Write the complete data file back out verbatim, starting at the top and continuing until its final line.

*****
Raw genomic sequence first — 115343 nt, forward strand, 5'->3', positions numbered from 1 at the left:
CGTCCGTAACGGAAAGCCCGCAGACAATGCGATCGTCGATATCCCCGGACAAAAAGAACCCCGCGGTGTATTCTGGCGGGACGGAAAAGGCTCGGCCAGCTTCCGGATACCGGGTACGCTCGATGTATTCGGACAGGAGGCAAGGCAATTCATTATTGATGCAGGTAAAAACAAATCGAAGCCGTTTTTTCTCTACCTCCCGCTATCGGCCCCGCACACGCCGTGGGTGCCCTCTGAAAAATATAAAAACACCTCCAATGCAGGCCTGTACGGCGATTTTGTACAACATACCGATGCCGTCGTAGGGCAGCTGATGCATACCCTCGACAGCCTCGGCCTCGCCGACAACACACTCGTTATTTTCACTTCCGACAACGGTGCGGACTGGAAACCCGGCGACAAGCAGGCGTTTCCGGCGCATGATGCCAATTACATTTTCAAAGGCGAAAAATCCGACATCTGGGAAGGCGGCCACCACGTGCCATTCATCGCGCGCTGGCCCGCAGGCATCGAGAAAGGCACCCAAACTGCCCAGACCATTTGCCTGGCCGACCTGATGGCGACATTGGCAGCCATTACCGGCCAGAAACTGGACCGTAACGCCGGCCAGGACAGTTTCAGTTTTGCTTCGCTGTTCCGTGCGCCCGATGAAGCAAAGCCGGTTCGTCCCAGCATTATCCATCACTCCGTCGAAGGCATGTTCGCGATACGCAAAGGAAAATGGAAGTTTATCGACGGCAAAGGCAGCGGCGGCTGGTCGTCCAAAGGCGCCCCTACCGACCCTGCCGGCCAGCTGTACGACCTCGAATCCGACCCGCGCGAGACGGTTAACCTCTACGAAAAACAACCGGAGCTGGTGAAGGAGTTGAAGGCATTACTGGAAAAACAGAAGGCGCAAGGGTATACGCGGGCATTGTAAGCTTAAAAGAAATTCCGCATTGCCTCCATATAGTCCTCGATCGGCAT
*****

Raw genomic sequence first — 115343 nt, forward strand, 5'->3', positions numbered from 1 at the left:
CGTCCGTAACGGAAAGCCCGCAGACAATGCGATCGTCGATATCCCCGGACAAAAAGAACCCCGCGGTGTATTCTGGCGGGACGGAAAAGGCTCGGCCAGCTTCCGGATACCGGGTACGCTCGATGTATTCGGACAGGAGGCAAGGCAATTCATTATTGATGCAGGTAAAAACAAATCGAAGCCGTTTTTTCTCTACCTCCCGCTATCGGCCCCGCACACGCCGTGGGTGCCCTCTGAAAAATATAAAAACACCTCCAATGCAGGCCTGTACGGCGATTTTGTACAACATACCGATGCCGTCGTAGGGCAGCTGATGCATACCCTCGACAGCCTCGGCCTCGCCGACAACACACTCGTTATTTTCACTTCCGACAACGGTGCGGACTGGAAACCCGGCGACAAGCAGGCGTTTCCGGCGCATGATGCCAATTACATTTTCAAAGGCGAAAAATCCGACATCTGGGAAGGCGGCCACCACGTGCCATTCATCGCGCGCTGGCCCGCAGGCATCGAGAAAGGCACCCAAACTGCCCAGACCATTTGCCTGGCCGACCTGATGGCGACATTGGCAGCCATTACCGGCCAGAAACTGGACCGTAACGCCGGCCAGGACAGTTTCAGTTTTGCTTCGCTGTTCCGTGCGCCCGATGAAGCAAAGCCGGTTCGTCCCAGCATTATCCATCACTCCGTCGAAGGCATGTTCGCGATACGCAAAGGAAAATGGAAGTTTATCGACGGCAAAGGCAGCGGCGGCTGGTCGTCCAAAGGCGCCCCTACCGACCCTGCCGGCCAGCTGTACGACCTCGAATCCGACCCGCGCGAGACGGTTAACCTCTACGAAAAACAACCGGAGCTGGTGAAGGAGTTGAAGGCATTACTGGAAAAACAGAAGGCGCAAGGGTATACGCGGGCATTGTAAGCTTAAAAGAAATTCCGCATTGCCTCCATATAGTCCTCGATCGGCAT